User-Generated Content That's Not User-Generated

According to a report on, YouTube has identified a user who is accused of uploading copyrighted material.

Three weeks after YouTube received a subpoena from the U.S. District Court in Northern California, YouTube turned over the information they have on the username ECOTtotal.

That user is alleged to have uploaded twelve episodes of The Simpsons that have already aired, and also some episodes of the Fox show, 24, BEFORE they ran on television. (There is a second site, LiveDigital, that also had the content and is named in a subpoena.)

Though some online bloggers are claiming that the 24 episodes had already appeared on peer-to-peer (P2P) networks prior to their appearance on YouTube, that really doesn't help the user's case. It might show that companies are more willing to go after "legitimate" sites like YouTube (which was purchased last fall by Google for $1.56 billion) that have not only high profiles, but user information (accounts) and deep pockets. Ultimately, it's probably a pretty straightforward use of the Digital Millennium Copyright Act.

I wonder if ECOTtotal actually gave any valid information when he registered with YouTube. Other than IP addresses, there's a good chance that any account info they have is bogus anyway.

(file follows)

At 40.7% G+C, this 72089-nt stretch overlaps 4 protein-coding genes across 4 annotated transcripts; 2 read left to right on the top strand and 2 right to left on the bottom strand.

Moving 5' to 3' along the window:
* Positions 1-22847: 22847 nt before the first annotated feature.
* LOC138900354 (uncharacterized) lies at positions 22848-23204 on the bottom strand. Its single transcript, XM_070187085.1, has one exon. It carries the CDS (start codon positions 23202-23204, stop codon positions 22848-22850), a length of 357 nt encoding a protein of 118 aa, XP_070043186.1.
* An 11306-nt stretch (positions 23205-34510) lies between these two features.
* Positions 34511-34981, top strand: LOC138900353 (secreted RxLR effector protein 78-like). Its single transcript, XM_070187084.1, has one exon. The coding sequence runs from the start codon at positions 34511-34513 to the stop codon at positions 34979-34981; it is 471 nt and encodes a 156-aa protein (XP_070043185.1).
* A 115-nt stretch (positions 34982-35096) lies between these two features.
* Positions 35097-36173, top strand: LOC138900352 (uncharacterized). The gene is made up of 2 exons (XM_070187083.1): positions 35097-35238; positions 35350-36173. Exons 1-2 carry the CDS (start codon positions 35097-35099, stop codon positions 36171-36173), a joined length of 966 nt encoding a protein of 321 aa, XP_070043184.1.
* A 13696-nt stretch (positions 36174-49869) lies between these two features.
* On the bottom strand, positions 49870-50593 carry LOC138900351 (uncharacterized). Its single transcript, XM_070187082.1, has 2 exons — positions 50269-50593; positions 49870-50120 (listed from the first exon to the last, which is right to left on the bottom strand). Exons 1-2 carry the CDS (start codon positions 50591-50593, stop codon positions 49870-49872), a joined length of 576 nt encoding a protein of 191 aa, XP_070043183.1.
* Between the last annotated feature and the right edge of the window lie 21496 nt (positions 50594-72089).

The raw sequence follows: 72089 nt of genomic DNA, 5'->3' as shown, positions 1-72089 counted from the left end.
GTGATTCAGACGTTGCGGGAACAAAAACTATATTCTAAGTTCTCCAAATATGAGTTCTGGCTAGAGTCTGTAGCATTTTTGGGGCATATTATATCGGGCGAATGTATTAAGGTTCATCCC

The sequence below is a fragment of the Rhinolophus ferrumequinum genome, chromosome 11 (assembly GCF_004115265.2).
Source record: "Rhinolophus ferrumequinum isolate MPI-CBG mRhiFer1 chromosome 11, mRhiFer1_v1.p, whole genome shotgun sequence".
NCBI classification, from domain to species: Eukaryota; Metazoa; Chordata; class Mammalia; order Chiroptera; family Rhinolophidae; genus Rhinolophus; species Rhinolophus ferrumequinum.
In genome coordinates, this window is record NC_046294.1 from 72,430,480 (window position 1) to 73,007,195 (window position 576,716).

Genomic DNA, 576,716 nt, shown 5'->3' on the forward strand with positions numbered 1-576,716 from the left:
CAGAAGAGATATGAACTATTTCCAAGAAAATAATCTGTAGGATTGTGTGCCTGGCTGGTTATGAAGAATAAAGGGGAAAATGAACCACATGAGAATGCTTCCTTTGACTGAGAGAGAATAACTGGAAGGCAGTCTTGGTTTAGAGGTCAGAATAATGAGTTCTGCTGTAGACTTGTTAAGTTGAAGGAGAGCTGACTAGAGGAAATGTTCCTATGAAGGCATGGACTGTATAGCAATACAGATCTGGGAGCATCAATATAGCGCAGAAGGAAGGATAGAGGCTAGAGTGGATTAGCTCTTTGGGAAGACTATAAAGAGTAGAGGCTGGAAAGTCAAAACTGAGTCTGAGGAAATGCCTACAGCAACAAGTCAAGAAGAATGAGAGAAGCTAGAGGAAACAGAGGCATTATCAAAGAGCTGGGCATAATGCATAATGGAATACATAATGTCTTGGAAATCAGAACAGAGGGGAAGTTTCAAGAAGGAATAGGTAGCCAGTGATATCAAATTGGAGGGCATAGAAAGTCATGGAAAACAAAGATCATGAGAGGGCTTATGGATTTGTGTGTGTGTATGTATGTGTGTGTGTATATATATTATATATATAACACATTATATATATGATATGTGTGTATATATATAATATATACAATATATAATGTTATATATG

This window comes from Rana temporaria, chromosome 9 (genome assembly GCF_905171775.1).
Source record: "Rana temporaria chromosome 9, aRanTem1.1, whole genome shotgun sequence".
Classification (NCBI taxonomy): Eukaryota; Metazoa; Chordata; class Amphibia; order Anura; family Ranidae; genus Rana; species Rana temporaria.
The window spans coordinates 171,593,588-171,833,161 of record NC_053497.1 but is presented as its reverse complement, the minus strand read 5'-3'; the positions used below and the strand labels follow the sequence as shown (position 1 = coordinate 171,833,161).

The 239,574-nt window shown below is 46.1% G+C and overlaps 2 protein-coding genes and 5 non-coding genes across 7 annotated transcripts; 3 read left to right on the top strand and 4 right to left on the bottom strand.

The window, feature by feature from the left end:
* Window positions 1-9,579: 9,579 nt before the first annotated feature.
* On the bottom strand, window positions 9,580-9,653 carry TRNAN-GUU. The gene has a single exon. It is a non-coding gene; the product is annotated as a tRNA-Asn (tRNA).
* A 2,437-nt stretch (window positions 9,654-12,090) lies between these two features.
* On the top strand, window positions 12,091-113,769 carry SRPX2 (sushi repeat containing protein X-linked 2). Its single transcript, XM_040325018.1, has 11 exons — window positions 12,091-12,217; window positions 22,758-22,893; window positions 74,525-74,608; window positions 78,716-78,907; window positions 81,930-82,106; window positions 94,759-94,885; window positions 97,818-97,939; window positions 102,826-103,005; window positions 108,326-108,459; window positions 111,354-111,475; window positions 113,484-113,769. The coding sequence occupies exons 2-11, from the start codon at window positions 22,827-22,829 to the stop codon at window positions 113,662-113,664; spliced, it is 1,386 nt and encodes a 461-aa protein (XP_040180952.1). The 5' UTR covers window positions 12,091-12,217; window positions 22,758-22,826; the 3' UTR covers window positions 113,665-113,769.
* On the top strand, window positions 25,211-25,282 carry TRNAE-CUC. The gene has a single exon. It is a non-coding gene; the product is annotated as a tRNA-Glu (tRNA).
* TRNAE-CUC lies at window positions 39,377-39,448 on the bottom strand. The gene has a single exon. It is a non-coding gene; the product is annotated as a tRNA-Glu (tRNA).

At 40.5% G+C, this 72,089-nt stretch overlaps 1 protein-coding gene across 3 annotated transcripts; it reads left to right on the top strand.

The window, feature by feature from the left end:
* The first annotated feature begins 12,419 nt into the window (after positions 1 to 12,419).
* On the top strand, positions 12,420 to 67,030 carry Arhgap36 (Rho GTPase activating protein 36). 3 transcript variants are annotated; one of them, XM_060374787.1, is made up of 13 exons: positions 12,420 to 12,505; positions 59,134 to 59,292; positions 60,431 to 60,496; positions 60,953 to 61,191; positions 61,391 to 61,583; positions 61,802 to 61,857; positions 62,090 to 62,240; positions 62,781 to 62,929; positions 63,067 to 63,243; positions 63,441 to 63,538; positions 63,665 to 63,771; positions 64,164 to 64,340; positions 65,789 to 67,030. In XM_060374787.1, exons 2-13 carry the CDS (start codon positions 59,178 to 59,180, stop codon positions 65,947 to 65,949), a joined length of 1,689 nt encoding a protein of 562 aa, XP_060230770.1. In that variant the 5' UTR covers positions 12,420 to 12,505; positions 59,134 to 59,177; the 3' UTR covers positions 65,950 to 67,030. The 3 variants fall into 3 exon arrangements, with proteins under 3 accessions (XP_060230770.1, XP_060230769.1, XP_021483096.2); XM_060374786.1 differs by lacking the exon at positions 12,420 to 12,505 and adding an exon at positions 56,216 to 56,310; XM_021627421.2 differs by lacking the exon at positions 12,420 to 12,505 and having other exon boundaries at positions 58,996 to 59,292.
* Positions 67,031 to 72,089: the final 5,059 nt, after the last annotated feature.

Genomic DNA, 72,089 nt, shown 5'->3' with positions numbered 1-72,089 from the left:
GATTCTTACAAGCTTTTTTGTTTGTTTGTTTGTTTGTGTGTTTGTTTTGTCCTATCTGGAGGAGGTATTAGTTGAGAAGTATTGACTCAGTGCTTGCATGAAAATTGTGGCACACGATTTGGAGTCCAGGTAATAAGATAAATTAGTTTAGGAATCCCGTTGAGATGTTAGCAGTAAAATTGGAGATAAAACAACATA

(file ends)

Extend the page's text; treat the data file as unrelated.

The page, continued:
The issue probably isn't whether it was OK to upload the content - it wasn't. The issue is more about what information about users can or should be given, how it is obtained and by whom.

This comes on the heels of Viacom telling YouTube to remove 100,000 clips of content they own uploaded from programs on MTV, Comedy Central and other networks. Although I can imagine moves such as this leading to "agreements" and deal$ (as it did earlier for YouTube & NBC), in this case it didn't result in any money being exchanged.

More successful was Digital Music Group who did make a deal with Google for some of their video content and music recordings to be available online. Then again, I'm not sure there has been as big of an underground of uploaders and downloaders who were after their episodes of Gumby, I Spy and My Favorite Martian as viewers of 24 and The Simpsons. But never underestimate the public - there were 307,000 hits for "my favorite martian" on Google, so...


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